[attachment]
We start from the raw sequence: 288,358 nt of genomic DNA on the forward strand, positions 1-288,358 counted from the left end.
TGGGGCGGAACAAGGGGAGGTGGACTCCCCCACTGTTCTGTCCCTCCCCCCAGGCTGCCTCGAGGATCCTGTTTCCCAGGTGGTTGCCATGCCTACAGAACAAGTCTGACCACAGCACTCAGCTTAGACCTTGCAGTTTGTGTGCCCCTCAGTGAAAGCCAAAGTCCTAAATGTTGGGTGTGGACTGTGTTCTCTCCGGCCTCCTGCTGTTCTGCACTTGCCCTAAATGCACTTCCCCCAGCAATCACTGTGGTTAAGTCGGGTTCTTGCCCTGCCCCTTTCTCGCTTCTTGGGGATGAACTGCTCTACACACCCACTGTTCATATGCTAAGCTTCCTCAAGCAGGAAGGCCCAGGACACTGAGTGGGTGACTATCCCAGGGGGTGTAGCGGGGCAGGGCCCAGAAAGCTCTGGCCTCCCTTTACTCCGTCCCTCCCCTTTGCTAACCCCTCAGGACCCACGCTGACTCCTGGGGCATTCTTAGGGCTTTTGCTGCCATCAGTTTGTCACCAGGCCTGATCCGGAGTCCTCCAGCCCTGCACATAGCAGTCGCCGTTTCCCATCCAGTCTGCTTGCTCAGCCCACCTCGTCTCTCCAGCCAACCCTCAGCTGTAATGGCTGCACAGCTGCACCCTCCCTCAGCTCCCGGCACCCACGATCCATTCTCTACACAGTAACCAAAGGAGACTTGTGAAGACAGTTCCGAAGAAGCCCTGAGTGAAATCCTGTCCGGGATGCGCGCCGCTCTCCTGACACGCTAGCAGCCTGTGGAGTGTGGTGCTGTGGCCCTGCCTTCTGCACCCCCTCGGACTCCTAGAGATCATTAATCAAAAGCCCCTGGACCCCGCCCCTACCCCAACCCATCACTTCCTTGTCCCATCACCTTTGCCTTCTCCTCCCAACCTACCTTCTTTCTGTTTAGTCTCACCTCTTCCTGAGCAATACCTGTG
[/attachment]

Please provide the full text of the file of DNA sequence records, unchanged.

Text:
We start from the raw sequence: 288,358 nt of genomic DNA on the forward strand, positions 1-288,358 counted from the left end.
TGGGGCGGAACAAGGGGAGGTGGACTCCCCCACTGTTCTGTCCCTCCCCCCAGGCTGCCTCGAGGATCCTGTTTCCCAGGTGGTTGCCATGCCTACAGAACAAGTCTGACCACAGCACTCAGCTTAGACCTTGCAGTTTGTGTGCCCCTCAGTGAAAGCCAAAGTCCTAAATGTTGGGTGTGGACTGTGTTCTCTCCGGCCTCCTGCTGTTCTGCACTTGCCCTAAATGCACTTCCCCCAGCAATCACTGTGGTTAAGTCGGGTTCTTGCCCTGCCCCTTTCTCGCTTCTTGGGGATGAACTGCTCTACACACCCACTGTTCATATGCTAAGCTTCCTCAAGCAGGAAGGCCCAGGACACTGAGTGGGTGACTATCCCAGGGGGTGTAGCGGGGCAGGGCCCAGAAAGCTCTGGCCTCCCTTTACTCCGTCCCTCCCCTTTGCTAACCCCTCAGGACCCACGCTGACTCCTGGGGCATTCTTAGGGCTTTTGCTGCCATCAGTTTGTCACCAGGCCTGATCCGGAGTCCTCCAGCCCTGCACATAGCAGTCGCCGTTTCCCATCCAGTCTGCTTGCTCAGCCCACCTCGTCTCTCCAGCCAACCCTCAGCTGTAATGGCTGCACAGCTGCACCCTCCCTCAGCTCCCGGCACCCACGATCCATTCTCTACACAGTAACCAAAGGAGACTTGTGAAGACAGTTCCGAAGAAGCCCTGAGTGAAATCCTGTCCGGGATGCGCGCCGCTCTCCTGACACGCTAGCAGCCTGTGGAGTGTGGTGCTGTGGCCCTGCCTTCTGCACCCCCTCGGACTCCTAGAGATCATTAATCAAAAGCCCCTGGACCCCGCCCCTACCCCAACCCATCACTTCCTTGTCCCATCACCTTTGCCTTCTCCTCCCAACCTACCTTCTTTCTGTTTAGTCTCACCTCTTCCTGAGCAATACCTGTG